We’re living at a transformational moment in history. The survival of open societies is endangered, according to George Soros, founder and chair of the Open Society Foundations.
“As I argue in my recent book, ‘In Defense of Open Society,’ in revolutionary moments, the range of possibilities is far wider than in normal times. It is easier to influence events than to understand what is going on,” he told the World Economic Forum Annual Meeting in Davos on January 23, 2020.
As a result, outcomes are unlikely to correspond to people’s expectations. This has already caused widespread disappointment, which populist politicians are exploiting for their own purposes. But the tide turned against open societies after the crash of 2008, because the global financial crisis constituted a failure of international cooperation. This in turn led to the rise of nationalism, the great enemy of open societies.
From protest to politics
The recent wave of protests shouldn’t be viewed as a negative thing but rather a dynamic force of democracies, according to noted historian and author Adam Tooze (above).
“I don’t measure the success or failure of democracy by the level of protests. I would think of that as an integral part of a deep flourishing democratic culture,” Tooze, a professor at the Columbia University, told BloombergQuint at the World Economic Forum:
Protests are an articulate way for a mobilized population to express their interest and arguments. But it should not end there, said Tooze [author of Crashed: How a Decade of Financial Crises Changed The World]. At some point, protests should then translate into active political participation electorally. “Not because that’s the be-all and end-all. But because we have so far not come up with any better mechanism for articulating governance except through party competition.”
The current crisis of democracy is also a reflection of the inevitable and well-established tensions between the formal political equality of democratic polities and the stark socio-economic inequalities generated by markets and corporate competition, Tooze adds, in a review of The Code of Capital: How the Law Creates Wealth and Inequality by Katharina Pistor.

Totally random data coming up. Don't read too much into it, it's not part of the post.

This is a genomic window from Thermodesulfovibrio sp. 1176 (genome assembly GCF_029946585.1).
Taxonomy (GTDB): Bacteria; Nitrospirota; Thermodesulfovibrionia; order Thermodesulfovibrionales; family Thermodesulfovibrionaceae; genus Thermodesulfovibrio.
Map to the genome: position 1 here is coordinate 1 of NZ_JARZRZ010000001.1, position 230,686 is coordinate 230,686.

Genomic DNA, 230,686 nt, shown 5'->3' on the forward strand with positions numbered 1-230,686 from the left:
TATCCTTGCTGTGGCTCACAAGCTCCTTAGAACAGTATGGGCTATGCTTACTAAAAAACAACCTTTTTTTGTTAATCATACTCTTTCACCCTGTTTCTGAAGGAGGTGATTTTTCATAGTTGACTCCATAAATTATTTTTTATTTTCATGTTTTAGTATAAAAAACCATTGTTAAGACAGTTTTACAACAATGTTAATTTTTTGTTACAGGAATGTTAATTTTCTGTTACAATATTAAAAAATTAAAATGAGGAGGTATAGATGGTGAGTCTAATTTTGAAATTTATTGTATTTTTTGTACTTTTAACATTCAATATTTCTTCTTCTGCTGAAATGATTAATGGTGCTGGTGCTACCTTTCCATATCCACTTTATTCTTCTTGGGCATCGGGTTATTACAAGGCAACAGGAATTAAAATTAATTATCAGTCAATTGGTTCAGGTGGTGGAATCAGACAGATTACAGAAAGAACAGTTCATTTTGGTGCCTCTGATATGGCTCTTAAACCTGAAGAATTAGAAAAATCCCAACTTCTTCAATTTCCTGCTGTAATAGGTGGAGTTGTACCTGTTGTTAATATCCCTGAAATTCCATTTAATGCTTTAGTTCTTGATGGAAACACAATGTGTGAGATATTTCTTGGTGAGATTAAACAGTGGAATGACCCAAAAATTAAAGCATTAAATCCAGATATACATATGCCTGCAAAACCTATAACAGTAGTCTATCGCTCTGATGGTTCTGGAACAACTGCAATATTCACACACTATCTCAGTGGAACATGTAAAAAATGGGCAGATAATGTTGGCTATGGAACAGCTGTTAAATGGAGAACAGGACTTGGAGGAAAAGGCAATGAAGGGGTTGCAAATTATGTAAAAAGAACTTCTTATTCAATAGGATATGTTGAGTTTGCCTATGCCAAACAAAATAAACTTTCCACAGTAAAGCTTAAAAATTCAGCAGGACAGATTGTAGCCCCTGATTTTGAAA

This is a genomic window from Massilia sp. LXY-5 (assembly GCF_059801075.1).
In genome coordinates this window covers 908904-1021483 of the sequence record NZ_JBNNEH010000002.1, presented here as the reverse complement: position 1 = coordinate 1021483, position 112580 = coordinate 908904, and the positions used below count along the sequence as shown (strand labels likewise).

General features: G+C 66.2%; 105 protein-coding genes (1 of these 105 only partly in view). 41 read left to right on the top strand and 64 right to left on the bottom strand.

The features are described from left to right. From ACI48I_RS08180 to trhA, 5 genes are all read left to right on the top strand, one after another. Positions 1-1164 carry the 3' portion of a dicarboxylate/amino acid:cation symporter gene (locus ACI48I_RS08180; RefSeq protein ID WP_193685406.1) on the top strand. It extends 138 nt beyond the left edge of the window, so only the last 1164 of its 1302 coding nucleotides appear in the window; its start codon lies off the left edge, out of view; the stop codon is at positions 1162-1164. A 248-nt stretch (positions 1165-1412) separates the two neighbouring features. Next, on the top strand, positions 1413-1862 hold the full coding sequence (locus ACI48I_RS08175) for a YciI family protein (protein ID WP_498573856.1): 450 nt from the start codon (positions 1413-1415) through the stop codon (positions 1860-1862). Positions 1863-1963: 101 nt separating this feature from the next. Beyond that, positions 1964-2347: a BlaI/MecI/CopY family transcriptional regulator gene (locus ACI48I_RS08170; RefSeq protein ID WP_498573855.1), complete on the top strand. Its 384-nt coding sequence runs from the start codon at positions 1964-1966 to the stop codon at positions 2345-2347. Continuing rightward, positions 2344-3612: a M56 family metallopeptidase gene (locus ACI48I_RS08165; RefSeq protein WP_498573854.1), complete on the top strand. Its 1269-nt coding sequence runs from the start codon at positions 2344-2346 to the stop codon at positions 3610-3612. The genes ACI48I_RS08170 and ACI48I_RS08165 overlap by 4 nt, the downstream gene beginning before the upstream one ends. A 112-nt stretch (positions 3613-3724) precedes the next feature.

The very form of a corporation, “by encouraging risk taking, by broadening the investor base and thereby mobilizing funding for investments, and by creating the conditions for deep and liquid markets for the shares and bonds that the corporation issues,” maximizes profit. And though today we live in a nominally democratic society, Pistor argues that a “feudal calculus” extends to our age: superior legal coding—that is, fancy private lawyers. Using the central institutions of private law, they make certain assets more valuable, and more likely to create value, he writes in The New York Review of Books.
“Rising inequality is the logical conclusion of a legal order that systematically privileges some holders’ assets, but not others,” Pistor contends. “The logical result of such a system is rising inequality and the disenfranchisement of the democratic constituents.”
Democracy is indeed retreating worldwide at unprecedented levels, according to the annual Democracy Index compiled by the Economist Intelligence Unit (EIU). The average global score for democracies fell from 5.48 out of 10 in 2018 to 5.44 in 2019 — the worst level since the study was initiated in 2006.
The index confirms Francis Fukuyama’s observation that the world is experiencing a “‘democratic recession,’ with reason to worry that it could turn into a full-scale depression.” Today, there are two opposite trends in the world, he writes in The Journal of Democracy:
- The first is social fragmentation and its concomitant, the decline of the authority of mediating institutions, primarily in established democracies.
- The second is the rise of new centralized hierarchies in authoritarian states.
Surviving the present means rebuilding the legitimate authority of the institutions of liberal democracy, while resisting those powers that aspire to make nondemocratic institutions central, Fukuyama concludes.
The opening of the Pandora’s box in the third wave of democratization was always likely to plunge much of the world into a prolonged era of instability, argues Pankaj Mishra, author of “From the Ruins of Empire” and, most recently, “Age of Anger: A History of the Present.” Unshackled from great power rivalry, history since 1990 has accelerated crazily, and often calamitously derailed, instead of coming to rest in the terminus of universal democracy, he writes for Bloomberg:
Even in countries with routine elections and peaceful transfers of power, such as India, uneven economic growth and high inequality have corroded the few democratic norms that existed…..It is clear now that, with governments shrinking social welfare and marketizing public goods, and moneyed special-interests entrenched in legislatures, many citizens became militantly disaffected with their political representatives and institutions, and vulnerable to demagoguery.
But there are also grounds to hope for the survival of open societies. They have their weaknesses, no doubt, but so do repressive regimes, argues Soros.
“The greatest shortcoming of dictatorships is that when they are successful, they don’t know when or how to stop being repressive,” he adds. “They lack the checks and balances that give democracies a degree of stability.”
“If 2016 was notable for the populist insurgency against the status quo in the developed democracies, 2019 was defined in large part by a wave of popular protest in the developing world,” she said. “Both expressed a demand for more popular sovereignty and better political representation and both hold out the potential for a regeneration of democracy.”